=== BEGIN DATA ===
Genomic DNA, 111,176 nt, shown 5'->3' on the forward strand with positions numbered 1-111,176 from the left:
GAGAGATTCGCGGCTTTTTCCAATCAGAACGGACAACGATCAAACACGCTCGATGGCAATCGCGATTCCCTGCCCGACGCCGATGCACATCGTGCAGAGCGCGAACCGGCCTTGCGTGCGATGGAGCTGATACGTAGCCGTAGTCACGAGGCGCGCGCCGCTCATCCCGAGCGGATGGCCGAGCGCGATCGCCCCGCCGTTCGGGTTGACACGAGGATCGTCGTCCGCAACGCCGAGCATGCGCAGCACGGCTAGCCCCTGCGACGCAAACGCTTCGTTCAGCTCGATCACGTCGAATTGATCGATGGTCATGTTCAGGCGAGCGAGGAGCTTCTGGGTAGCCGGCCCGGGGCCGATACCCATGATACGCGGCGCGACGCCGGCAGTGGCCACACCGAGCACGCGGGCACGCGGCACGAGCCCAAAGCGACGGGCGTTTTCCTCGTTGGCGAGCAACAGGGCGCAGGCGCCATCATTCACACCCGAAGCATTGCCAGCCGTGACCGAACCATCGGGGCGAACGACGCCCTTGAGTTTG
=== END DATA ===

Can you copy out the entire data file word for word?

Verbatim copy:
Genomic DNA, 111,176 nt, shown 5'->3' on the forward strand with positions numbered 1-111,176 from the left:
GAGAGATTCGCGGCTTTTTCCAATCAGAACGGACAACGATCAAACACGCTCGATGGCAATCGCGATTCCCTGCCCGACGCCGATGCACATCGTGCAGAGCGCGAACCGGCCTTGCGTGCGATGGAGCTGATACGTAGCCGTAGTCACGAGGCGCGCGCCGCTCATCCCGAGCGGATGGCCGAGCGCGATCGCCCCGCCGTTCGGGTTGACACGAGGATCGTCGTCCGCAACGCCGAGCATGCGCAGCACGGCTAGCCCCTGCGACGCAAACGCTTCGTTCAGCTCGATCACGTCGAATTGATCGATGGTCATGTTCAGGCGAGCGAGGAGCTTCTGGGTAGCCGGCCCGGGGCCGATACCCATGATACGCGGCGCGACGCCGGCAGTGGCCACACCGAGCACGCGGGCACGCGGCACGAGCCCAAAGCGACGGGCGTTTTCCTCGTTGGCGAGCAACAGGGCGCAGGCGCCATCATTCACACCCGAAGCATTGCCAGCCGTGACCGAACCATCGGGGCGAACGACGCCCTTGAGTTTG